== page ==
Sunday, December 4, 2011

Recycled Jeans Purses

This past week I made two purses/bags from old worn out jeans which is something we don’t run out of here at this house.  Besides the ones John wears out I have been given old jeans by friends and family so have a supply on hand for what ever I want to use them for.  Here are the finished bags – made using pretty much the same pieces but constructed differently.
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The strap isn’t finished on the light colored bag, it is to be a gift and I will make the strap the length the recipient wants so for now it is just tied in a square knot.

Like I said the two were made with pretty much the same patterns.  Each bag needs two pieces cut from the back pockets of a pair of jeans.  The larger the size of jeans the better, you might be able to make a little larger bag with a larger pair of jeans.  As you can see from the bags above the darker bag is made from a pair of Wrangler jeans and the lighter bag is made from a pair of Levi jeans.  I found that the Levi jeans had more space between the pocket and the yoke seam than the Wrangler jeans.  The bag pieces are cut 1” larger than the sides and bottom of the jeans pocket and 1 1/2” above the pockets on the light colored bag and approximately 2” above the pockets on the Wrangler bag.  I wanted to avoid that thick seam when putting the zipper in the top of the bag so just cut the top a little bigger.  IMG_5730The main difference in the two bags is that the Wrangler bag has the seams on the inside of the bag – all seams were zig-zagged to prevent fraying.  The Levi bag is constructed with the seams on the outside then clipped about every 3/8”.  Neither bag is lined and seem to have enough body the way they are.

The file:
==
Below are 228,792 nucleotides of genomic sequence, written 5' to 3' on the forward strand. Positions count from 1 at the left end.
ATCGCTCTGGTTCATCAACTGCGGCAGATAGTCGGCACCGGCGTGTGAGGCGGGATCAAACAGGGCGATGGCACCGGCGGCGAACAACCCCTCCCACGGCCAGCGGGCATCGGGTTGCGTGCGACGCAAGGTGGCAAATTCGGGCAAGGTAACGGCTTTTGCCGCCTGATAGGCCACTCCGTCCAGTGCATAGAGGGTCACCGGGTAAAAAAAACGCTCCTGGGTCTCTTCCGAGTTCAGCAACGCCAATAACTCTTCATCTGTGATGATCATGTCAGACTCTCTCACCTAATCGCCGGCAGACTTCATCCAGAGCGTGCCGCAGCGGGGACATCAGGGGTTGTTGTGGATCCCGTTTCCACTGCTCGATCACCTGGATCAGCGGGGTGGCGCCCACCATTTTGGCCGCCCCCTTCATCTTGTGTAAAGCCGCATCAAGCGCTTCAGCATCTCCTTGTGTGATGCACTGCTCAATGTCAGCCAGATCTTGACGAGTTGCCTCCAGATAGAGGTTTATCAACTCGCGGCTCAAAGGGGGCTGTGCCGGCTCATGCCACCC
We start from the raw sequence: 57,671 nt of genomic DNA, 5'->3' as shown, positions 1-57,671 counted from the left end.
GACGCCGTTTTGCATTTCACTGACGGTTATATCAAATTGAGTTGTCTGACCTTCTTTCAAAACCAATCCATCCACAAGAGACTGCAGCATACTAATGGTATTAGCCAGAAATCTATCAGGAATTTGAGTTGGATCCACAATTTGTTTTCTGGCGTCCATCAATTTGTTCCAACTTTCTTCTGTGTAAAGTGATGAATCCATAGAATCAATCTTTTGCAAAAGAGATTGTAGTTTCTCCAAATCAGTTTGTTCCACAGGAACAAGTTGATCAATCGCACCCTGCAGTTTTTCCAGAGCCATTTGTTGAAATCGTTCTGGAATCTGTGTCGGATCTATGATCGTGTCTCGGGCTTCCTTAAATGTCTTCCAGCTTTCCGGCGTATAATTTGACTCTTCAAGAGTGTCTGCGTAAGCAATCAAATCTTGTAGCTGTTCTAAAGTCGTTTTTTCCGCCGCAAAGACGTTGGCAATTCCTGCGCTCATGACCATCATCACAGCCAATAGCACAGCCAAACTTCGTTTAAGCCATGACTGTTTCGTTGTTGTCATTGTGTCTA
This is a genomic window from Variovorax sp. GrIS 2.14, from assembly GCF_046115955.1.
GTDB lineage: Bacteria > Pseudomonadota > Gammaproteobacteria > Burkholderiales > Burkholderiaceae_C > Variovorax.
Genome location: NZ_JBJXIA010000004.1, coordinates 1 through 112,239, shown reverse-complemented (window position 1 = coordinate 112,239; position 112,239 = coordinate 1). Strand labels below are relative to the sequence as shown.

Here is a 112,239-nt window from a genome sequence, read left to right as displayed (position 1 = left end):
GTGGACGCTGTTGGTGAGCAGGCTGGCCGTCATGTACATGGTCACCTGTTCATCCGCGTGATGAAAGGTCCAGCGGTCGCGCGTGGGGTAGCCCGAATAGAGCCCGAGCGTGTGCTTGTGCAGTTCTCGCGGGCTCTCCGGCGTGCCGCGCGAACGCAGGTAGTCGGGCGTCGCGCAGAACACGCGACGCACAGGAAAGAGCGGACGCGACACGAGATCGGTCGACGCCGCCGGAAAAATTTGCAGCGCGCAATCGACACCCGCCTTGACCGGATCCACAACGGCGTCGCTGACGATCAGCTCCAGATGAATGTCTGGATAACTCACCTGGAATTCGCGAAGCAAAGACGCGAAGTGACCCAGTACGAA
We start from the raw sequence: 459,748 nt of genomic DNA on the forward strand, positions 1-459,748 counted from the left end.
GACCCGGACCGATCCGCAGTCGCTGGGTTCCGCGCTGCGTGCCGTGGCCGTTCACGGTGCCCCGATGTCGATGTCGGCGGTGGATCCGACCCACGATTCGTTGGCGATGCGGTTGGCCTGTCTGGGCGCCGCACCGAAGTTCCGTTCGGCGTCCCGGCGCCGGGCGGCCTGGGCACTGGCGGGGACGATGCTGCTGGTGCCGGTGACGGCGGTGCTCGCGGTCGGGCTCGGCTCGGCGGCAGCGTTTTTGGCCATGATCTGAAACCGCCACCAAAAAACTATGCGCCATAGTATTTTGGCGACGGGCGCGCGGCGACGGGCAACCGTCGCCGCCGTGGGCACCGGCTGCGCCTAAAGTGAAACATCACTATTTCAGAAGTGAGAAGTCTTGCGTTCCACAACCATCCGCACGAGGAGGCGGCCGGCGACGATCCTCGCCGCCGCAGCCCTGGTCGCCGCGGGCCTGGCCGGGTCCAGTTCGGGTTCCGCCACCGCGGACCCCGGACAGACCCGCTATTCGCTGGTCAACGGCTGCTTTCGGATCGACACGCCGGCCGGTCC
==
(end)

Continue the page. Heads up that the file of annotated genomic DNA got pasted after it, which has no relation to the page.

I put zippers in the top of both bags.  Red Zipper – the edges of the pockets were tuned under and stitched to the zipper.  Gold Zipper - the top edges of the pockets were zig-zagged the the zipper was placed on the raw edges and stitched down.  Both applications were easy and I used zippers that were way too long for the space on each.  I do this all the time as they are cut down after they are stitched in.